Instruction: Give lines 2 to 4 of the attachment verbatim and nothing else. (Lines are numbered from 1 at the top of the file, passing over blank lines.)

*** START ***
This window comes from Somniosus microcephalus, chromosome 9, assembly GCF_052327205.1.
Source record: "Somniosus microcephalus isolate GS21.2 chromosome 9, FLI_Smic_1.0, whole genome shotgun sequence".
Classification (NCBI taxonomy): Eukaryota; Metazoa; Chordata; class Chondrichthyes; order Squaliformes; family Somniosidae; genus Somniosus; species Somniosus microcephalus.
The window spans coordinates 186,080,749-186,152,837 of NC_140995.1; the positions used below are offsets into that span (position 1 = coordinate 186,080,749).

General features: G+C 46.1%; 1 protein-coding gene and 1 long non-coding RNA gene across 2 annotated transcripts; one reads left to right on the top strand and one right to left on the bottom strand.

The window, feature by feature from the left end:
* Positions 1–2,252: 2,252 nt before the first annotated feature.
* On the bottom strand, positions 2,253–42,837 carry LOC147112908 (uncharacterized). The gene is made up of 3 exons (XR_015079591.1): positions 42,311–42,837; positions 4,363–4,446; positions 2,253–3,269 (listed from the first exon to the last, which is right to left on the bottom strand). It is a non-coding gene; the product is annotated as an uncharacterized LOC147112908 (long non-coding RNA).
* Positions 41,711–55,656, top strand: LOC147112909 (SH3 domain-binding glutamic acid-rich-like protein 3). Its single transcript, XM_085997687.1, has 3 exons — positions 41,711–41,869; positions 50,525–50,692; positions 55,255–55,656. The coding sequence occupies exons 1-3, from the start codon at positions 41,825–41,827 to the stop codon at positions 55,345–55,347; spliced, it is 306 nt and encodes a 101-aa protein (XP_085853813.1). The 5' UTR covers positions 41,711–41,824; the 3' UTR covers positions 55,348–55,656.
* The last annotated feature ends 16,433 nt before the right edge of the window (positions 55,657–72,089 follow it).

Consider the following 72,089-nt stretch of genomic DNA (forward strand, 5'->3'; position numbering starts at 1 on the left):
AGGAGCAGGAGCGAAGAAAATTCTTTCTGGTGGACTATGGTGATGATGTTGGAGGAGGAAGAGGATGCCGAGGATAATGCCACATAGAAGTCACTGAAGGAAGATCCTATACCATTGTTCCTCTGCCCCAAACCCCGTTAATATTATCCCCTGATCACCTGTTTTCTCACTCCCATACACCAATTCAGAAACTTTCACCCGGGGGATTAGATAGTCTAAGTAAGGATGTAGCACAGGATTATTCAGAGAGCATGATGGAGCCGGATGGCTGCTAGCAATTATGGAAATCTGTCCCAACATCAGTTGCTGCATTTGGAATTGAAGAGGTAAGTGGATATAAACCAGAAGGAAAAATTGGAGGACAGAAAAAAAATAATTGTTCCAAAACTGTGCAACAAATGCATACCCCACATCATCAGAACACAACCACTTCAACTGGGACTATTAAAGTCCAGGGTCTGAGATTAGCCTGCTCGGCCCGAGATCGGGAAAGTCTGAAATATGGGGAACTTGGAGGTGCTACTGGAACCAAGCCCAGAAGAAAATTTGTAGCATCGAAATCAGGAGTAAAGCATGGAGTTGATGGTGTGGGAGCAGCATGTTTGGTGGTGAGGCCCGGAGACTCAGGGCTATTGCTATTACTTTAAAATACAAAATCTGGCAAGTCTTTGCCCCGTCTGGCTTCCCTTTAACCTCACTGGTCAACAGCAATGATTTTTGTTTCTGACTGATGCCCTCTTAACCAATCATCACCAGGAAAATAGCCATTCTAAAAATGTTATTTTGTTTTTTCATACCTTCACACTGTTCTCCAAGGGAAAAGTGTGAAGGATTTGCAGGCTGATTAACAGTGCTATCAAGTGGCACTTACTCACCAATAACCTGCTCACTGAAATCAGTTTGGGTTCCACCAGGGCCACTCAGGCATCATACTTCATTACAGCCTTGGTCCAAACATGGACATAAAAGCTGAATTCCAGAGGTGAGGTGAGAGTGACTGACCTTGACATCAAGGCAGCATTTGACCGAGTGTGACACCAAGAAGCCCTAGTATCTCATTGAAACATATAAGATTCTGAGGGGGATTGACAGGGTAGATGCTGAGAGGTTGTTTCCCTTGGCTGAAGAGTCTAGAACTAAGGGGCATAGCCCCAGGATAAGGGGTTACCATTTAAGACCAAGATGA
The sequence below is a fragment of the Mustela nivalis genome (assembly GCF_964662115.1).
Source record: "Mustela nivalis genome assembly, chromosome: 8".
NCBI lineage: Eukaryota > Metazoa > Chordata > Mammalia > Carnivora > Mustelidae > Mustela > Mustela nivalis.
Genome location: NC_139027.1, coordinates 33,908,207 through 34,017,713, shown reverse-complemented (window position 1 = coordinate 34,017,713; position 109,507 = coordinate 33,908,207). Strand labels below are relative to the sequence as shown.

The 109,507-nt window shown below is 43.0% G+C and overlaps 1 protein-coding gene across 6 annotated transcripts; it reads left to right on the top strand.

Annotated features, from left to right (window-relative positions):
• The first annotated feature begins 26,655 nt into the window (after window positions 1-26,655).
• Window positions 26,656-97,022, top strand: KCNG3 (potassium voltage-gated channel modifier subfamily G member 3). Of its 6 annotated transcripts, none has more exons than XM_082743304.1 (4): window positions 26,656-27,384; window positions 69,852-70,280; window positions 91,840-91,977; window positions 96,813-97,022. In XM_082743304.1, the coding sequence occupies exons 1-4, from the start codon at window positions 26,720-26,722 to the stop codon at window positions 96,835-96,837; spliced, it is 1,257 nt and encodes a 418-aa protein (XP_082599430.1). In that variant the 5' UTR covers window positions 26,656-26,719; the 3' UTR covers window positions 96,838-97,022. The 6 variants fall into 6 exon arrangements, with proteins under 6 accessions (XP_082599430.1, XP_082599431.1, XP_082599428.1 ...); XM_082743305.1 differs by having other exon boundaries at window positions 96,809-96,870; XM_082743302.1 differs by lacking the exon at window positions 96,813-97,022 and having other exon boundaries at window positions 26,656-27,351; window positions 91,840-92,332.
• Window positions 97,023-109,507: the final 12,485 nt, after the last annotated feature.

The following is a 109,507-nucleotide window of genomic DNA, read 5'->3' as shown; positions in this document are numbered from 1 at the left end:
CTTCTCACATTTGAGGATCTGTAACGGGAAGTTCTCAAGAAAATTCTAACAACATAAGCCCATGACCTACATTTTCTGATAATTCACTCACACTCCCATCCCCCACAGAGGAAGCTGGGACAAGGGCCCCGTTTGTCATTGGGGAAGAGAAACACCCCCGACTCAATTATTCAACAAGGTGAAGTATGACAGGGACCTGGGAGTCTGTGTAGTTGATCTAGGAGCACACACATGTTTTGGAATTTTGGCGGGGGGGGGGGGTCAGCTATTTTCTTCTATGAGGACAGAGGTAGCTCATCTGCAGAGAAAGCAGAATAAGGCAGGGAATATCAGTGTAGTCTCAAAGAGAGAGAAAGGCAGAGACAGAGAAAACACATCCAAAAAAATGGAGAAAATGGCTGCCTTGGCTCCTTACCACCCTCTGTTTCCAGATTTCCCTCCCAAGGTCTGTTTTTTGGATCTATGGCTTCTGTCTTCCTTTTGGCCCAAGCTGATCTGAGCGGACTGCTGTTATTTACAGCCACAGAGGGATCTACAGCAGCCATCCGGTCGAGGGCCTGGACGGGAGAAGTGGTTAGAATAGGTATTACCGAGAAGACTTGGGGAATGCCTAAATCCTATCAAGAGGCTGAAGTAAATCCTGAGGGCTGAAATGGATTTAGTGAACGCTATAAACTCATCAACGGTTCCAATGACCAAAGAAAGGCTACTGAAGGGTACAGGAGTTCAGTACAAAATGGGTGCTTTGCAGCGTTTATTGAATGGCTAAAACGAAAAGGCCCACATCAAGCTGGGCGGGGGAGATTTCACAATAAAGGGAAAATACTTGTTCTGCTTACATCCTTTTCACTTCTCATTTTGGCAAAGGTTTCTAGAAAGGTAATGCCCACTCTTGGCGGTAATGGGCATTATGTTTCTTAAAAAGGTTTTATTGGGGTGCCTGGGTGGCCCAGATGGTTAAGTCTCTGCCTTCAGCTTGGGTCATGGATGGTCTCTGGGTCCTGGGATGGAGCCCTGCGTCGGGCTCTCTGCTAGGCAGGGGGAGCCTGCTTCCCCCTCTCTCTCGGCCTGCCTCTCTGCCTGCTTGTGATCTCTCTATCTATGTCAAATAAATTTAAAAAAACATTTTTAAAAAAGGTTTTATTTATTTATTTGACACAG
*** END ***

Source record: "Somniosus microcephalus isolate GS21.2 chromosome 9, FLI_Smic_1.0, whole genome shotgun sequence".
Classification (NCBI taxonomy): Eukaryota; Metazoa; Chordata; class Chondrichthyes; order Squaliformes; family Somniosidae; genus Somniosus; species Somniosus microcephalus.
The window spans coordinates 186,080,749-186,152,837 of NC_140995.1; the positions used below are offsets into that span (position 1 = coordinate 186,080,749).